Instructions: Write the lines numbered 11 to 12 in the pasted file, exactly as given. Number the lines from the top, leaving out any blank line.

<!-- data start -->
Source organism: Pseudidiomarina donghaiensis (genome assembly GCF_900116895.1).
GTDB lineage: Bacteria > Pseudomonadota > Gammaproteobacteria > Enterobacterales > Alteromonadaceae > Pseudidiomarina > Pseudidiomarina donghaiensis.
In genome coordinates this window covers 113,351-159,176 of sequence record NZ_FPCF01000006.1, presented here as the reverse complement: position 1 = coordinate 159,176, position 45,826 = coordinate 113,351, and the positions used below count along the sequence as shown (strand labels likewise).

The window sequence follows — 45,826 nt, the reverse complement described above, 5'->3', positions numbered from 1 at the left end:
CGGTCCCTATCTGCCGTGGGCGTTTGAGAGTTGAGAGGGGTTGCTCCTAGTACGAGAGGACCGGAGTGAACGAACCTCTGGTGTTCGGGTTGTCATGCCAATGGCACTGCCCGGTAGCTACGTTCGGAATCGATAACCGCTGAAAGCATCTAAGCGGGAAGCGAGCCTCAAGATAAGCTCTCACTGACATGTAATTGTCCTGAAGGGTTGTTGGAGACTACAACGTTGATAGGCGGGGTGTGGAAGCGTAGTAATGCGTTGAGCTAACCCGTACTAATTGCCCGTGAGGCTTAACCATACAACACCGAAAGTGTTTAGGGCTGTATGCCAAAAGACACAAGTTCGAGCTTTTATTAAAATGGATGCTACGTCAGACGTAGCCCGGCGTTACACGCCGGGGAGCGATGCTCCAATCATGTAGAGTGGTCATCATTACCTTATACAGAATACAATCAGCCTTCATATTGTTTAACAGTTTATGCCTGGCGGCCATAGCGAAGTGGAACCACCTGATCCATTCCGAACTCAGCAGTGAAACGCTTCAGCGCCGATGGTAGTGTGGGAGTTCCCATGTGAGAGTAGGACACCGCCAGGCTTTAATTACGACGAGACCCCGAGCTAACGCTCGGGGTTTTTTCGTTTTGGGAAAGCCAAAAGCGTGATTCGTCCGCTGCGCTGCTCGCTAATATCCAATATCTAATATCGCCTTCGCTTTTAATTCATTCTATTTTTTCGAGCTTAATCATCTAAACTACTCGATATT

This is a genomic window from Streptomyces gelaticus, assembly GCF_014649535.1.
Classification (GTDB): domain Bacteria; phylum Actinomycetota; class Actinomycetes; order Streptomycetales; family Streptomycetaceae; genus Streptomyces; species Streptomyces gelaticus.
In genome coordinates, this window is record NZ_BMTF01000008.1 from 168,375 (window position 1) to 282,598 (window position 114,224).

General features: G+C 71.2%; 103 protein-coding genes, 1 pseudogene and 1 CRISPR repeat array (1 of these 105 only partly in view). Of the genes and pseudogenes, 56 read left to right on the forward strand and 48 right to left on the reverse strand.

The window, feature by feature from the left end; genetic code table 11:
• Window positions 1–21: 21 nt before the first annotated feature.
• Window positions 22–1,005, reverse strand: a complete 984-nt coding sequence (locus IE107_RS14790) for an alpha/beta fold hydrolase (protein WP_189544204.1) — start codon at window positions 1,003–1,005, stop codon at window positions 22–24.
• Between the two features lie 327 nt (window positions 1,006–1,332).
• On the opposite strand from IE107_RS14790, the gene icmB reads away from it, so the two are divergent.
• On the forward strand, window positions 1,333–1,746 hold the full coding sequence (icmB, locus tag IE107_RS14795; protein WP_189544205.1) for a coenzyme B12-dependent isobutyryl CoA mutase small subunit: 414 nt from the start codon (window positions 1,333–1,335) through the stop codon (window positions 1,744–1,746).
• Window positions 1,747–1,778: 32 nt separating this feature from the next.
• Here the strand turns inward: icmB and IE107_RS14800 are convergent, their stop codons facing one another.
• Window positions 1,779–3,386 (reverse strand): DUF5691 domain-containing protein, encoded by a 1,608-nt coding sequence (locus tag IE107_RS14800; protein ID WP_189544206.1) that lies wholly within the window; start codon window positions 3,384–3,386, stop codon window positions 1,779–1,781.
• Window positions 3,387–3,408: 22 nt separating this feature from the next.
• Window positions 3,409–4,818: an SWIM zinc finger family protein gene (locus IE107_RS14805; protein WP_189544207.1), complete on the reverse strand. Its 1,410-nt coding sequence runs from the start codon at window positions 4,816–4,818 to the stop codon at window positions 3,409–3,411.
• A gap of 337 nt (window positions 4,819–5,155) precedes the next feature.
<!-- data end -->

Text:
• Window positions 1–21: 21 nt before the first annotated feature.
• Window positions 22–1,005, reverse strand: a complete 984-nt coding sequence (locus IE107_RS14790) for an alpha/beta fold hydrolase (protein WP_189544204.1) — start codon at window positions 1,003–1,005, stop codon at window positions 22–24.